When I asked Frank Cerne, publisher and editor of this magazine, for feedback on the article I wrote in this issue on agents' slow adoption of real-time carrier interfaces ("Agents Are Not Yet Sold On Real-Time," see cover), Frank said, "It sounds like there's a lot of finger-pointing going on."That's precisely the conclusion I drew too-after speaking with several carriers, the two major agency management systems vendors, a few agent user group representatives and ACORD.
Carriers are disappointed because agents aren't rapidly adopting the real-time transactions they have provided within the agency management systems. Agency management systems competitors AMS and Applied Systems are engaged in a new battle over AMS' recently launched TransactNOW, which does not require carriers to use open ACORD XML standards (as IVANS Transformation Station does). And agents are frustrated by yet another twist in technology that not only confuses them, but also seems to confirm their suspicions that never shall the carriers and agency management systems vendors meet to make single-entry, multi-carrier interface (SEMCI) a reality.
It will be interesting to see how real-time carrier/agency transactions progress. At press time, a couple of sources pointed fingers at carriers, claiming they were trying to form a working group to modify ACORD standards in response to AMS' TransactNOW, which interacts with the carriers' already-deployed Web sites.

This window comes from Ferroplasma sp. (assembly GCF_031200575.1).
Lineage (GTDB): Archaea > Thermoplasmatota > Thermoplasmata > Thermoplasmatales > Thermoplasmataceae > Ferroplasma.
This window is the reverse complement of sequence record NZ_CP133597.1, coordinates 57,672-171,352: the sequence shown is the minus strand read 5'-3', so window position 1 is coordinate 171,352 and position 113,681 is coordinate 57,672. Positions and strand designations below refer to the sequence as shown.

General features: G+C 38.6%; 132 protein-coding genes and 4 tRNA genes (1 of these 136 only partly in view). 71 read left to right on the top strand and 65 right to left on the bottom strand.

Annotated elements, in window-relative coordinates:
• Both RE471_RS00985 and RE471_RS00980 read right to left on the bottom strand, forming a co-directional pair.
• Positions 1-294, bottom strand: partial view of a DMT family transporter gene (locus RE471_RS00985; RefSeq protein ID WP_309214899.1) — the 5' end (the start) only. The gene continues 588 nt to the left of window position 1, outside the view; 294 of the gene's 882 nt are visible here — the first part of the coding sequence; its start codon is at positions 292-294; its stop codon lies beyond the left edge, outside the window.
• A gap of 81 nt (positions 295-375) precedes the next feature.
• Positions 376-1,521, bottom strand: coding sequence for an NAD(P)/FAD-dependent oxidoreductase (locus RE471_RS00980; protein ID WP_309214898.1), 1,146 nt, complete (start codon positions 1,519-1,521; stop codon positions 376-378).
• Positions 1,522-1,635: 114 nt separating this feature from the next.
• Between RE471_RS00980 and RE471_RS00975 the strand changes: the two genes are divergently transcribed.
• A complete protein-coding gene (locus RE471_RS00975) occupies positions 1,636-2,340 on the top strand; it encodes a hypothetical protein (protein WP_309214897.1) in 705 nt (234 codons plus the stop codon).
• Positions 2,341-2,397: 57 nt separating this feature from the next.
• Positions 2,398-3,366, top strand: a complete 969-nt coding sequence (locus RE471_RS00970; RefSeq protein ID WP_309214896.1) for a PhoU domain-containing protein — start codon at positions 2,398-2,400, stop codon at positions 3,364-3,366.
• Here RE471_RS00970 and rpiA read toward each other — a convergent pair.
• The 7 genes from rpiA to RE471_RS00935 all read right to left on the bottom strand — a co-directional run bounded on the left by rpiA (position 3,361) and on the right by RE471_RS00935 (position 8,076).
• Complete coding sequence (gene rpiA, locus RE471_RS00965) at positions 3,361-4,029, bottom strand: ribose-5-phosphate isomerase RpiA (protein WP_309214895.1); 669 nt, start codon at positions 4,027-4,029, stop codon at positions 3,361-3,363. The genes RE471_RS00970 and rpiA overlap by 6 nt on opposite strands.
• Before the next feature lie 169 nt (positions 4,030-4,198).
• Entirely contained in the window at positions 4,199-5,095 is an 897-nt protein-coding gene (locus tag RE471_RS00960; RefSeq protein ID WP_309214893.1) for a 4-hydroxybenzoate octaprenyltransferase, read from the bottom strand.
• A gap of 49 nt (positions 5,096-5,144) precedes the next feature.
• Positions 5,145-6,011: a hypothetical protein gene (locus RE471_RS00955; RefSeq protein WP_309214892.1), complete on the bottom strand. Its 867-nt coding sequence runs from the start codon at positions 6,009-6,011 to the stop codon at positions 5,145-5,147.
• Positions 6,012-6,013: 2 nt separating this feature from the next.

According to one source who wishes to remain anonymous, carriers at a recent AMS user group meeting were "sitting around rubbing their hands together, saying, 'We've won. We've got 'em out of their agency management systems and into our Web sites where we want 'em. Now we're going to re-architect the standards to keep 'em there."
Rick Gilman, vice president of ACORD, knew nothing about the formation of such a working group. And executives I spoke to at insurance companies that support both IVANS Transformation Station and TransactNOW said they will continue to support ACORD XML standards.
Another finger pointed to carriers, noting that until March, they were not seriously marketing the availability of real-time transactions within agency management systems to their agents. Several sources said agents have called them to tell them that a carrier's field rep just visited their agency and knew nothing about such capabilities.
Hearing all these stories made me realize: If I were an agent, I'd be frustrated too. For example, I tried to find a single comprehensive list of all the carriers providing real-time transactions within agency management systems, which transactions they provide and in which agency management systems-and such a list does not exist. When I asked several people why such a list does not exist, I was told that carriers view these capabilities as a competitive advantage and do not want everyone to know what they're doing.
Now, however, carriers, ACORD, agency associations, and the agency management vendors and user groups all claim to be coming together to educate and urge agents to adopt these transactions and support carriers' efforts. "Use it or lose it," they say.
Will the various stakeholders set aside their own self-interests to fully support open ACORD standards that will benefit the industry at-large?
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